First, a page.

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Think about Loose Coupling

Re^2: Push style templating systems

by arbingersys (Pilgrim)
on Mar 16, 2008 at 23:19 UTC ( #674496=note: print w/replies, xml ) Need Help??

in reply to Re: Push style templating systems
in thread Push style templating systems

I guess if you limit the definition of "pipeline" templating to be just whether a system uses a method call to render the template, then Template::Recall is a pipeline system.

But I still feel that the term "reverse callback" is appropriate, because Template::Recall uses template fragments, just as the callback method uses code fragments. It's this opposite that makes me think the term works. Here's how my mind assembles the behavior of these two models.


template ... --> code template --> code template ... etc


code ... --> template code --> template code ... etc

where --> is the callback occurance. The "callback" mechanism is essentially an 'eval' (right?), while the "reverse callback" is basically substitution.

I picture a pipeline system more like

code template ... ... ... ... ... --> ...

where the rendering occurs at one time, e.g. HTML::Template->process() after the the appropriate data structures have been setup.

I'm largely speaking for Template::Recall here, since it takes its name from "reverse callback". I'm not quite sure that I would call all systems that work on template fragments reverse callback. Or "push", for that matter, although both terms work to some degree. "Pipeline" works too, in the narrow definition above, but doesn't provide much of a distinction.

P.S. My Interent is spotty for the next two days, so I'll try and respond, if necessary after that.

A blog among millions.

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Re^3: Push style templating systems
by perrin (Chancellor) on Mar 17, 2008 at 02:08 UTC
    What I was trying to get at when I chose the terms callback and pipeline was the difference in how web requests are typically processed. Tools like Embperl, Mason, and Apache::ASP all want to hand off control to a template immediately, which puts the templates in the driver's seat (i.e. it's more like a complete program than a template). The others require you to run some other program and just call the template tool when you want to generate output.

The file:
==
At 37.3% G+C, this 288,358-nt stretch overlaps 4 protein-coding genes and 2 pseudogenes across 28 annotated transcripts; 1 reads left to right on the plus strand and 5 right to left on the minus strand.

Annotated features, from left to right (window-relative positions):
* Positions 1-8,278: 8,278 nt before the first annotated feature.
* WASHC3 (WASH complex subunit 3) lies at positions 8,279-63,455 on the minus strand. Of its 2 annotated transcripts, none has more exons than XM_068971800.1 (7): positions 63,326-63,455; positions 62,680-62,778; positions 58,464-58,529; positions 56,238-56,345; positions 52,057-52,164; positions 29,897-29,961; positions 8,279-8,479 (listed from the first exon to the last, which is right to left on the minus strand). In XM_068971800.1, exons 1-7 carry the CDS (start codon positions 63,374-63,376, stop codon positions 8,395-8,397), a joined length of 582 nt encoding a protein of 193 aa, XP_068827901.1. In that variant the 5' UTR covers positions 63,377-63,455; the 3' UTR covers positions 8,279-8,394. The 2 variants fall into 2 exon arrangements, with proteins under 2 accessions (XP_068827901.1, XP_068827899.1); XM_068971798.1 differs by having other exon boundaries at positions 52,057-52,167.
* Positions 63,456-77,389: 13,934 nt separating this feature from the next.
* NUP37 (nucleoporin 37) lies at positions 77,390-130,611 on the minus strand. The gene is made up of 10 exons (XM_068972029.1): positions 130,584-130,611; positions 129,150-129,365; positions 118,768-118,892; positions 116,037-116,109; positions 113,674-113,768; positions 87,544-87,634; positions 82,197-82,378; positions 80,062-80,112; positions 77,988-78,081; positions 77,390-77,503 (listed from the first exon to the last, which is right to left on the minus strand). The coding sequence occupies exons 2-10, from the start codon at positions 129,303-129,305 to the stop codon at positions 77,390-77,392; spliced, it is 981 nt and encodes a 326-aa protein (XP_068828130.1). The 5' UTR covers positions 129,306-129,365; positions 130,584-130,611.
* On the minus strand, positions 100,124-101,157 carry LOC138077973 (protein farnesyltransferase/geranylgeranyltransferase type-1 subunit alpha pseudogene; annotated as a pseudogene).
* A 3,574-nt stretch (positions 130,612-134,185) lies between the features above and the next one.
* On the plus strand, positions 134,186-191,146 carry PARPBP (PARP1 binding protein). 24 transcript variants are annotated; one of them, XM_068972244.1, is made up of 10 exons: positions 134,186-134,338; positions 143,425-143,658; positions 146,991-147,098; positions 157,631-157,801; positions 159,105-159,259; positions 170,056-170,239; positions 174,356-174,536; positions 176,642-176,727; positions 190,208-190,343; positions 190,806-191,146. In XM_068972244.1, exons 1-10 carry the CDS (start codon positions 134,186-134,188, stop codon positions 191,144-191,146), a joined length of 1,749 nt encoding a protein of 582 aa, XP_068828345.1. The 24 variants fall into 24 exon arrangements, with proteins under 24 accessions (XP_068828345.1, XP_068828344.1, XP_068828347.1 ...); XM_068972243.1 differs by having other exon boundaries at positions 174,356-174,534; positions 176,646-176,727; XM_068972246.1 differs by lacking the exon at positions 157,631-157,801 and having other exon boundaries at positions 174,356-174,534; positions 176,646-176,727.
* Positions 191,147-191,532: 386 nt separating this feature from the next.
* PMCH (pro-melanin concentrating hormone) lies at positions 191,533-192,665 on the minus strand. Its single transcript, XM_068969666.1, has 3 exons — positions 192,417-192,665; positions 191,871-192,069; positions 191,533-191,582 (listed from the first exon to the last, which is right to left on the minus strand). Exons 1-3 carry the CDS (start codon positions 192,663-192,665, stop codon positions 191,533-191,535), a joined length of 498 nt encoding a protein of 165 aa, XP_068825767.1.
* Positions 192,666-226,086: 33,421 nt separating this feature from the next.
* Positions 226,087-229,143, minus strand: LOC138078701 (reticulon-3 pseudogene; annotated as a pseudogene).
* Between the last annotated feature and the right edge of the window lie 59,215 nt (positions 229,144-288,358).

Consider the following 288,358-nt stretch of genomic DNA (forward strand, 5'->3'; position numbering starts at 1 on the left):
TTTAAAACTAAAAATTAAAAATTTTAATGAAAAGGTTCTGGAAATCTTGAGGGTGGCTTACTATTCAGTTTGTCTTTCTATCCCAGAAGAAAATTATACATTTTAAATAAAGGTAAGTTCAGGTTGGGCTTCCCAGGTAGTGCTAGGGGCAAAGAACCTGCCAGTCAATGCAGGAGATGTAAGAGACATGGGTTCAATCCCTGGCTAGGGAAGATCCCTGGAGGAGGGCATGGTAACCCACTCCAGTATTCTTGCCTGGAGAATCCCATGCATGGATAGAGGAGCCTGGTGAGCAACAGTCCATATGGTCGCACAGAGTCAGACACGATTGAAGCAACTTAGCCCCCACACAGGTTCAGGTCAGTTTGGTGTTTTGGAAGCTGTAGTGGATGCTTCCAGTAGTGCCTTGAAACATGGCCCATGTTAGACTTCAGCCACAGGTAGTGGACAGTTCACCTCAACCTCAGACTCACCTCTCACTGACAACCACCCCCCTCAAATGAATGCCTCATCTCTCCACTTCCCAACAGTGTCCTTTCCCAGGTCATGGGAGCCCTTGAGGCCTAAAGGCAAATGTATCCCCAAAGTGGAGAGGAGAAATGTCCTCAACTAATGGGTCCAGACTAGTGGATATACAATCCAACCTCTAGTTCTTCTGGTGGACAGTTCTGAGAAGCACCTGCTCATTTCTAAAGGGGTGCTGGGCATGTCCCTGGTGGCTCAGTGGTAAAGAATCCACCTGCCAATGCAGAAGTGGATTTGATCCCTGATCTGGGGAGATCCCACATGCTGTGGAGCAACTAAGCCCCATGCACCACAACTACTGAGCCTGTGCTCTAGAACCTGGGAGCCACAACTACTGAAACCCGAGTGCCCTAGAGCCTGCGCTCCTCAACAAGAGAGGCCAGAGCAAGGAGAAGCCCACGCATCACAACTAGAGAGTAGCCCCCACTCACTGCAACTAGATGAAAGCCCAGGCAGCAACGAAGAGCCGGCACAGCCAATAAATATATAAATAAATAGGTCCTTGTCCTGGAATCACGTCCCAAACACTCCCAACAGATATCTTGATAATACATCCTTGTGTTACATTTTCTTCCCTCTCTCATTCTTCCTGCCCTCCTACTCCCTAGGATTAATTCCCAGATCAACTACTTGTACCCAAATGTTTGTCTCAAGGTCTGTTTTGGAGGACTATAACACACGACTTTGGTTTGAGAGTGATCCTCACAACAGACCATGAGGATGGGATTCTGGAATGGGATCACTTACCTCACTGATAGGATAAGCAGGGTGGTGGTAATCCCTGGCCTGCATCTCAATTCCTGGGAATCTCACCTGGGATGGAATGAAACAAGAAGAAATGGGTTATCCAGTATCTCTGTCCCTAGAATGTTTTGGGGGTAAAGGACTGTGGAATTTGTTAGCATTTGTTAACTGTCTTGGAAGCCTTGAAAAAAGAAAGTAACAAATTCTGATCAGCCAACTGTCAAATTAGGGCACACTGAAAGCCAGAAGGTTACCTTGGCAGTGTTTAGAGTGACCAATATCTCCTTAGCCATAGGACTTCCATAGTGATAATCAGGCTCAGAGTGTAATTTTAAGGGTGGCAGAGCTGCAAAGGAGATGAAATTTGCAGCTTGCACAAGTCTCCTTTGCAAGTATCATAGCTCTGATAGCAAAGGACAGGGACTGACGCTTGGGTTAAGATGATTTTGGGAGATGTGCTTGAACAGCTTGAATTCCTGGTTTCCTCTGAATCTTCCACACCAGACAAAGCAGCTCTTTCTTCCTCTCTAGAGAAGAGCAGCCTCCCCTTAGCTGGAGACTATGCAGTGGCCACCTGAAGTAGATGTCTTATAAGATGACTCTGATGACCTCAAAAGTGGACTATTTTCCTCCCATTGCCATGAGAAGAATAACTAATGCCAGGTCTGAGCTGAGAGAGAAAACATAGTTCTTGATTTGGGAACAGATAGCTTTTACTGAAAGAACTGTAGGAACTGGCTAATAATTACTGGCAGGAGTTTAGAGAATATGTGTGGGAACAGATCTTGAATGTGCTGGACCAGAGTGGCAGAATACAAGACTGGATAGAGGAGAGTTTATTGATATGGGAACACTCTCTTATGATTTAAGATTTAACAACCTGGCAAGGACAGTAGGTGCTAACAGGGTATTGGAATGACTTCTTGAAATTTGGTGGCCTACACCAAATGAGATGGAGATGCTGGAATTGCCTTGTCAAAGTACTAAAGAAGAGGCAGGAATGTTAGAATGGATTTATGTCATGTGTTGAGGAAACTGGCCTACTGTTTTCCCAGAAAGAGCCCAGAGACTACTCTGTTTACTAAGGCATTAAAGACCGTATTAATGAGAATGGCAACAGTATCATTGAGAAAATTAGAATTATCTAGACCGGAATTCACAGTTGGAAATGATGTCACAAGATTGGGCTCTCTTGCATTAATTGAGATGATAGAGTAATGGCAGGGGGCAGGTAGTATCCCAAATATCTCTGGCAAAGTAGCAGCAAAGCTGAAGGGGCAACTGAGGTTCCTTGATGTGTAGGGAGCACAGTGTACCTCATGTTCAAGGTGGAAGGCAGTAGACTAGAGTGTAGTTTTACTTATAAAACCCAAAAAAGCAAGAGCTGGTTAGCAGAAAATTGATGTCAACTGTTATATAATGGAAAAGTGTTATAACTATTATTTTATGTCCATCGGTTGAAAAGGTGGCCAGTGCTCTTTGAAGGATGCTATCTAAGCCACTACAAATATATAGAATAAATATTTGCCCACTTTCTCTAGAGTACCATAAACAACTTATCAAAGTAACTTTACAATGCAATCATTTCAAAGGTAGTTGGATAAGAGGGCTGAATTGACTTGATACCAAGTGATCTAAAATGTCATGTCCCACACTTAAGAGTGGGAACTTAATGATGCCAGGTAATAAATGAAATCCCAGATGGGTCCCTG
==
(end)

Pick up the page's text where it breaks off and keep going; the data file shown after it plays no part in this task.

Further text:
I wasn't trying to use these terms to separate tools which use in-line code from those that don't. For example, I don't call Text::Template a callback system.

    I don't have a trademark on these terms and you're free to use them as you wish, or ignore them completely. I'm just explaining what I had in mind when I wrote that.

      That makes sense.

      Frankly, I like the terms you chose. They're very helpful in describing the abstract behavior of templates (in my view anyway). In fact, it was those very terms (and the article) that started me along the 'fragment' line.

      A blog among millions.
      What I was trying to get at when I chose the terms callback and pipeline was the difference in how web requests are typically processed.
      Yes, what you wrote was a system architect's document. And you also wrote the document in the context of processing web requests. This is definitely fair game for an article on a mod_perl website, but in my eyes, pipeline and callback apply more accurately to web application systems.

      CGI::Application is pure pipeline... and regardless of what templating system you choose (even the ones you label callback), it will be used in the manner that you describe for pipeline systems.

      Now on the other hand, HTML::Embperl and HTML::Mason (the system, not the template language) are pure callback systems.

      Templating could be discussed without bring the web into it and then we could truly see how the execution model of template systems varies... hmm, sounds like a new node to me.

        For example, in this section you say:
        The pipeline style does all the work up front in a standard CGI or mod_perl handler, then decides which template to run and passes some data to it. The template has no control flow logic in it, just presentation logic, e.g. show this graphic if this item is on sale.
        now, by 'control flow logic' you certainly mean application control flow. because tt (a pipeline system) certainly has control flow constructs within it. but you will never see tt controllling application flow.

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